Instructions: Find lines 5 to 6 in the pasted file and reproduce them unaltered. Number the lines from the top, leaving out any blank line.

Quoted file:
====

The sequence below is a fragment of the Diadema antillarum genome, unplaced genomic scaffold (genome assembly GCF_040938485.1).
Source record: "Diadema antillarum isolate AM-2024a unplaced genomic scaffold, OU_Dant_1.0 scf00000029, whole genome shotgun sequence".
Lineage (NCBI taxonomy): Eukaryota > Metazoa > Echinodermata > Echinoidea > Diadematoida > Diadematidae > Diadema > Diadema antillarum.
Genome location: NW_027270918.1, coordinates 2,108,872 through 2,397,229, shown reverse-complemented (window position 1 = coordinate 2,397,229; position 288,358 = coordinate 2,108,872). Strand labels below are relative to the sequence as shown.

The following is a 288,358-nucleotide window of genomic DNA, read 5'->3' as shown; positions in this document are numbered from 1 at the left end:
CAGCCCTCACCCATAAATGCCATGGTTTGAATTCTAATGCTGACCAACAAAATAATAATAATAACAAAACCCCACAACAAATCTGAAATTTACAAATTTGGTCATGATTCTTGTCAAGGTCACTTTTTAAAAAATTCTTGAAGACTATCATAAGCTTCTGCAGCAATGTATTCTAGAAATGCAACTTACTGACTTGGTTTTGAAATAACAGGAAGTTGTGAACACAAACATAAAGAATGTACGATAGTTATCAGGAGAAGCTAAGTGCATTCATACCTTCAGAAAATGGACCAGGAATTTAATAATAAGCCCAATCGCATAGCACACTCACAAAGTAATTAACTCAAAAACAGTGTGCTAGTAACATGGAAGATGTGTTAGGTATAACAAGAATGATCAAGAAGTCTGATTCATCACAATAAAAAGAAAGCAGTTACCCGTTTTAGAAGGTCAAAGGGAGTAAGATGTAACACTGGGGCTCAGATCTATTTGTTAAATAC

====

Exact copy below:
The following is a 288,358-nucleotide window of genomic DNA, read 5'->3' as shown; positions in this document are numbered from 1 at the left end:
CAGCCCTCACCCATAAATGCCATGGTTTGAATTCTAATGCTGACCAACAAAATAATAATAATAACAAAACCCCACAACAAATCTGAAATTTACAAATTTGGTCATGATTCTTGTCAAGGTCACTTTTTAAAAAATTCTTGAAGACTATCATAAGCTTCTGCAGCAATGTATTCTAGAAATGCAACTTACTGACTTGGTTTTGAAATAACAGGAAGTTGTGAACACAAACATAAAGAATGTACGATAGTTATCAGGAGAAGCTAAGTGCATTCATACCTTCAGAAAATGGACCAGGAATTTAATAATAAGCCCAATCGCATAGCACACTCACAAAGTAATTAACTCAAAAACAGTGTGCTAGTAACATGGAAGATGTGTTAGGTATAACAAGAATGATCAAGAAGTCTGATTCATCACAATAAAAAGAAAGCAGTTACCCGTTTTAGAAGGTCAAAGGGAGTAAGATGTAACACTGGGGCTCAGATCTATTTGTTAAATAC